April 12, 2024

Click Interview with Die Robo Sapiens: ‘Don’t Follow Trends, Spearhead Them!’

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What comes in mind when hearing the names Jürgen Engler, Marcel Zürcher and Ralf Dörper? Die Krupps! Right; but since a few years they also started a new side-project called Die Robo Sapiens. This new band moves back to pure Electronic music and will mainly appeal for EBM fans. The German project signed to Alfa Matrix unleashing a debut EP in 2018. We next had to wait four years till by the end of 2022 they released the debut album “Robo Sapien Race”. This work is one of the best EBM albums from the past year which is clearly featuring explicit retro elements. An album filled with power and still a part of fun… and that’s what Die Robo Sapiens  is all about. I asked Jürgen Engler a few questions for the interview.

(Courtesy by Inferno Sound Diaries)

Q: You guys have been next to Die Krupps involved in multiple other side-projects but what does Die Robo Sapiens stand for? How did the project come to life and how does it feel to start a new ‘band’ when you’ve been involved in a successful formation like DIE KRUPPS for so long?

Jürgen: The idea for Die Robo Sapiens came to me when I didn’t get the budget from the record company that I needed to produce an Industrial-Metal album. I also realized that I always ended up writing songs from time to time that didn’t quite fit that Die Krupps Industrial-Metal concept. So I decided to leave those songs purely Electronic. I know we also have fans who are more into the Die Krupps-EBM style tracks, so why not cater to them and give them something they will enjoy? It is a fun project for me as well, I can really play around with all my analog synths!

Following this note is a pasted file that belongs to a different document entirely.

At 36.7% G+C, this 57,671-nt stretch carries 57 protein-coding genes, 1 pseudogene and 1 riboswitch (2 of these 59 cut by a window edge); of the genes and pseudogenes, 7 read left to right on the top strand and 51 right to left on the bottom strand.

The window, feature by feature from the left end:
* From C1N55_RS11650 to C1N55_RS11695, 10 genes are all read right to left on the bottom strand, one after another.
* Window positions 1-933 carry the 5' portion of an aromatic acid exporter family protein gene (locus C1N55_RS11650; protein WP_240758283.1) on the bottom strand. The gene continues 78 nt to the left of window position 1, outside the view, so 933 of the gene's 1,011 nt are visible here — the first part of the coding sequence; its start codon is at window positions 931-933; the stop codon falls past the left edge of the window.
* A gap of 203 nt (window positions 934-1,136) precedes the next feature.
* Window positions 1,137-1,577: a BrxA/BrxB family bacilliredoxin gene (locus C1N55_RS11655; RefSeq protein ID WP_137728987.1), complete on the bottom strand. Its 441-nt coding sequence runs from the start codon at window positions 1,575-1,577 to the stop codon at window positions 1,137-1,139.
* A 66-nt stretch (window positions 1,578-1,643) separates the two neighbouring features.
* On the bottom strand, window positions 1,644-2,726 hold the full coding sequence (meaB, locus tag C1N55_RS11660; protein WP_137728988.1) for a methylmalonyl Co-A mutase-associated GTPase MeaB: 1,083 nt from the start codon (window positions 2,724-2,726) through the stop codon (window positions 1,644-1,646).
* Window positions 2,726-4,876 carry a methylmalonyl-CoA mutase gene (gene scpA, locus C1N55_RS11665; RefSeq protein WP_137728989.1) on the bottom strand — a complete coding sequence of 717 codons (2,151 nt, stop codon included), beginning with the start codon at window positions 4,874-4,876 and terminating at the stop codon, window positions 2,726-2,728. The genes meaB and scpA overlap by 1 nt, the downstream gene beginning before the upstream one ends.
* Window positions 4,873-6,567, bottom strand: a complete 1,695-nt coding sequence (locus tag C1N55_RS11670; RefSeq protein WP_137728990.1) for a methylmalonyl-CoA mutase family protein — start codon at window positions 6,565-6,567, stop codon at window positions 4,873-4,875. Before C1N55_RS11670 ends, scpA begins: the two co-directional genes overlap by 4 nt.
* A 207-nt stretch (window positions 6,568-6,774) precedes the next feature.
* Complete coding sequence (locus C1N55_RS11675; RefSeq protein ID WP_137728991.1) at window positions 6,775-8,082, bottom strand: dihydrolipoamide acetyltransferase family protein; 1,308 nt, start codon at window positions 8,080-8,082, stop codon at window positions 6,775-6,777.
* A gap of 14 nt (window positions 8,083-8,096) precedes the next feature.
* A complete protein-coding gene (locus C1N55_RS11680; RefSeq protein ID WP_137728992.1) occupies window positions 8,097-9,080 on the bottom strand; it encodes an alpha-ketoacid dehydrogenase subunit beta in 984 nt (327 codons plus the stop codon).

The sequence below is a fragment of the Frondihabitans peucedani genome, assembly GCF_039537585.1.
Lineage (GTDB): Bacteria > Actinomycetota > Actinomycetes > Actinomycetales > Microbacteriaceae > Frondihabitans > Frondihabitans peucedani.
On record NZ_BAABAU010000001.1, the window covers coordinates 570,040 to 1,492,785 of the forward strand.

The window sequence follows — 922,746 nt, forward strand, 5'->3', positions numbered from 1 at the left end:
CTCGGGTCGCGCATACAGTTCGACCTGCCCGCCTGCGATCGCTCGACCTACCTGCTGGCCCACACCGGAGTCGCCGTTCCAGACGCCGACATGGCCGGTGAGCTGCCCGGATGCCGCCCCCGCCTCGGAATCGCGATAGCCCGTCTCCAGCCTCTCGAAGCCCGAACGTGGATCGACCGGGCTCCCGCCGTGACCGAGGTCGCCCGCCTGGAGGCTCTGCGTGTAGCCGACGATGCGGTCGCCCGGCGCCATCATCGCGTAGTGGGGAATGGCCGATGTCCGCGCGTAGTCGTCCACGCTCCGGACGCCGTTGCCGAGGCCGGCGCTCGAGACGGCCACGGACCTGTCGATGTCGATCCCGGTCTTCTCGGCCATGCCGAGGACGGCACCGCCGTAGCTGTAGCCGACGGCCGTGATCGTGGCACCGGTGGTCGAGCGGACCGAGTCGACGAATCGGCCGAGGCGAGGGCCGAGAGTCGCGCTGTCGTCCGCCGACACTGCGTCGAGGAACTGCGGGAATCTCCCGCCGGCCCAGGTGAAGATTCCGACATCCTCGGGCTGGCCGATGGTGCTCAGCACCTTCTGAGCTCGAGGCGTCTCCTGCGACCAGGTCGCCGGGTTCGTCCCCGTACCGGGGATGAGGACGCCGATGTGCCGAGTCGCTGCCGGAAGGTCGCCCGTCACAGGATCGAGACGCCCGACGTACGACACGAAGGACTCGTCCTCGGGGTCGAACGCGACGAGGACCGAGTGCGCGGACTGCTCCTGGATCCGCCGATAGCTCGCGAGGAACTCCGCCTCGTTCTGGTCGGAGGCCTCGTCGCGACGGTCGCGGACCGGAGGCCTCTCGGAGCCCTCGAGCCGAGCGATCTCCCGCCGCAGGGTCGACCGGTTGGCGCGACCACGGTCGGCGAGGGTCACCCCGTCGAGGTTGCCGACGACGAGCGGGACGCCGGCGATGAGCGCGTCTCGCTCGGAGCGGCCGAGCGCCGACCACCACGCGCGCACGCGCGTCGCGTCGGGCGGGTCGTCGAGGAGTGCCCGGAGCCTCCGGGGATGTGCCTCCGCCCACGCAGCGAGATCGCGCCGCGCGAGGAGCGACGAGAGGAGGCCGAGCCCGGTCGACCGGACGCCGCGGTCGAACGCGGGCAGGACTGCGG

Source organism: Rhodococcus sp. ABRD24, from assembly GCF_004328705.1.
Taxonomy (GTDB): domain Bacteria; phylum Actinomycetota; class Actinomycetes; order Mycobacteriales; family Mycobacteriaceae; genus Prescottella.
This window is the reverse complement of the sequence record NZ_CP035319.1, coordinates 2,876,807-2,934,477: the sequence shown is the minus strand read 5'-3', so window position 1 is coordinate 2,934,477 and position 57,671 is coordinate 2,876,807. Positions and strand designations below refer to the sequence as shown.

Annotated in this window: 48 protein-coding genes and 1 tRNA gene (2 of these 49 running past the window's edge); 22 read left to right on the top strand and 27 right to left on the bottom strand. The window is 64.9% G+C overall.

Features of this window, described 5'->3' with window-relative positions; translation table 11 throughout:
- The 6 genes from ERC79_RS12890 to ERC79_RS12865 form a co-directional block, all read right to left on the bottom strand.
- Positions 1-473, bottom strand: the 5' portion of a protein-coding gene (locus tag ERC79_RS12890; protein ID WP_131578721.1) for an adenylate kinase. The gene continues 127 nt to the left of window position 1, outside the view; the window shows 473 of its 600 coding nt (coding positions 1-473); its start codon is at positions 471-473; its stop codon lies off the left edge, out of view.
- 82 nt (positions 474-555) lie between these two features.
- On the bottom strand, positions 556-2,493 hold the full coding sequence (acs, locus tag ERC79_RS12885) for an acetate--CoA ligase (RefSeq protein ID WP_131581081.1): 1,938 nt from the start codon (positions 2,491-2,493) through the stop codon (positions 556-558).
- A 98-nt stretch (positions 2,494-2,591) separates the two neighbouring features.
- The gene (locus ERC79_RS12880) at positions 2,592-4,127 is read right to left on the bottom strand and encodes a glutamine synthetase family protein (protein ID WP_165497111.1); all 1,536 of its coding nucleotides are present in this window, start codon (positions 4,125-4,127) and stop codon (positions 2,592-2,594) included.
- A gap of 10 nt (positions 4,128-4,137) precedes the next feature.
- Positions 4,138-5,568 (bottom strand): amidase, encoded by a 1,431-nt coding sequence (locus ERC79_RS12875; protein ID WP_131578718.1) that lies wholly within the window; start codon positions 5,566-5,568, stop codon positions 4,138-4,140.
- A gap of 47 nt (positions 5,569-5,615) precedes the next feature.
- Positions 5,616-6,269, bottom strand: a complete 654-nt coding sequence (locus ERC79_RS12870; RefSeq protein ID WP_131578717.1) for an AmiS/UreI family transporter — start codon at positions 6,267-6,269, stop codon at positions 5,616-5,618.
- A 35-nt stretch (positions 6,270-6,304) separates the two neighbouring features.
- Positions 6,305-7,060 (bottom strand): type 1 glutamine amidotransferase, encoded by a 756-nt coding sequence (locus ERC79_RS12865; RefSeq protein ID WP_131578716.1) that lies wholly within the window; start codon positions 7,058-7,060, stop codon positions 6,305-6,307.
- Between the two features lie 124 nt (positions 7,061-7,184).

Q: Listening to your music and the debut album I got the sensation Die Robo Sapiens move on there where Die Krupps started to play with guitars. Is this what you mean?

Jürgen: The concept picks up there, but isn’t restricted to staying within that framework. I wanted to create somewhat of a niche for us, merging hard Die Krupps EBM with the sound of Düsseldorf-Electro, and with that I mean the roots. Kraftwerk and Die Krupps may stem from the same city and we know each other quite well, but they were never a direct influence on me. But I understand that Düsseldorf will forever be associated with Kraftwerk, and their music breathes Düsseldorf. So it was a logical progression for me to combine these musical styles. It sounds unique, and expands the genres. Niemals stillstehen!